No Shariah Among Problematic Regulations Scrapped by Govt


JUNE 21, 2016

Jakarta. A senior state official confirmed on Tuesday (21/06) that no shariah-influenced regulations were included in the 3,143 regional regulations the government has scrapped in an effort simplify and unite the central and regional governments' visions.

The Ministry of Home Affairs announced the list of scrapped regional regulations in a 104 page-document, mostly comprising rules on repayments, work permits, taxes and building permits.

Aceh province, which has incorporated shariah in many local bylaws, had 65 local regulations scrapped by the ministry, but none of them are related to Islamic law. Most of them were related to repayments and taxes.

Home Affairs Minister Tjahjo Kumolo said the move was aimed at improving the country's competitiveness by making it easier to do business and simplifying procedures for obtaining business permits.

The scrapped regulations also include those that stalled regional growth by adding extra layers of bureaucracy, hampered licensing and investment processes, as well as regulations that contradicted national laws.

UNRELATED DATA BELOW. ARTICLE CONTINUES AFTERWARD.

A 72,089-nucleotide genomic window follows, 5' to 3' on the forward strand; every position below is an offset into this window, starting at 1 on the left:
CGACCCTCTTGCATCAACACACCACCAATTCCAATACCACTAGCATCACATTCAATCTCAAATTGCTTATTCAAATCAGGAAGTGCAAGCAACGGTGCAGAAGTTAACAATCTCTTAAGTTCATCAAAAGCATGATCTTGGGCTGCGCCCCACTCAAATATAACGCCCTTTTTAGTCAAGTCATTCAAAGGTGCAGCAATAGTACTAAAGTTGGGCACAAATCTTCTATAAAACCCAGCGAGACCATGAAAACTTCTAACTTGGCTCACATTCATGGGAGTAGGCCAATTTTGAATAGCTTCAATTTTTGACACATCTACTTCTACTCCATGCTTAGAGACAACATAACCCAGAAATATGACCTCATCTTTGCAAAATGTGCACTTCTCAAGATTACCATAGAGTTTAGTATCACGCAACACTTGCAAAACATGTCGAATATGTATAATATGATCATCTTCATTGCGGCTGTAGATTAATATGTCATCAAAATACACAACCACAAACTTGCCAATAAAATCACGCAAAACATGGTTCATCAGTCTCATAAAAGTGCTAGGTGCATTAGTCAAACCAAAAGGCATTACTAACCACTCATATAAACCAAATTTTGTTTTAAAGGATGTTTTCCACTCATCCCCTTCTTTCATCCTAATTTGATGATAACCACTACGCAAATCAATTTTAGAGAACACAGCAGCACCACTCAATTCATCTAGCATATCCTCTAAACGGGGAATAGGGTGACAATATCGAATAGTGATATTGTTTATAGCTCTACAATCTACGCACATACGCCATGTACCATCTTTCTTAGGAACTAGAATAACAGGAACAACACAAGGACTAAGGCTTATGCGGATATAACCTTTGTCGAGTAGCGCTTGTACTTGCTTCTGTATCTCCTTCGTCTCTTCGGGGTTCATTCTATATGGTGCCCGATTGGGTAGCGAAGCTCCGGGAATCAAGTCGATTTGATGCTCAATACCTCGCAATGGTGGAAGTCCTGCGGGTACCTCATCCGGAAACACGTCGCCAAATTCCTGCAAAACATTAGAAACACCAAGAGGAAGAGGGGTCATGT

"The government is also evaluating local regulations and bylaws that are not in line with the diversity and spirit of unity in Indonesia," Tjahjo said recently.

Meanwhile, Human Rights Watch Asia deputy director Phelim Kine deplored Tjahjo's move to backtrack on an earlier commitment to abolish abusive shariah regulations in the country.

HRW has documented human rights abuses linked to the enforcement of shariah bylaws that prohibit adultery and impose public dress requirements on Muslims.

"A khalwat law makes association by unmarried individuals of the opposite sex a criminal offense in some circumstances. While the dress requirement is gender-neutral on the face of it, in practice it imposes far more onerous restrictions on women with the mandatory hijab, or veil, and long skirts. These 'offenses' are not banned elsewhere in Indonesia," Kine said in a statement on Tuesday.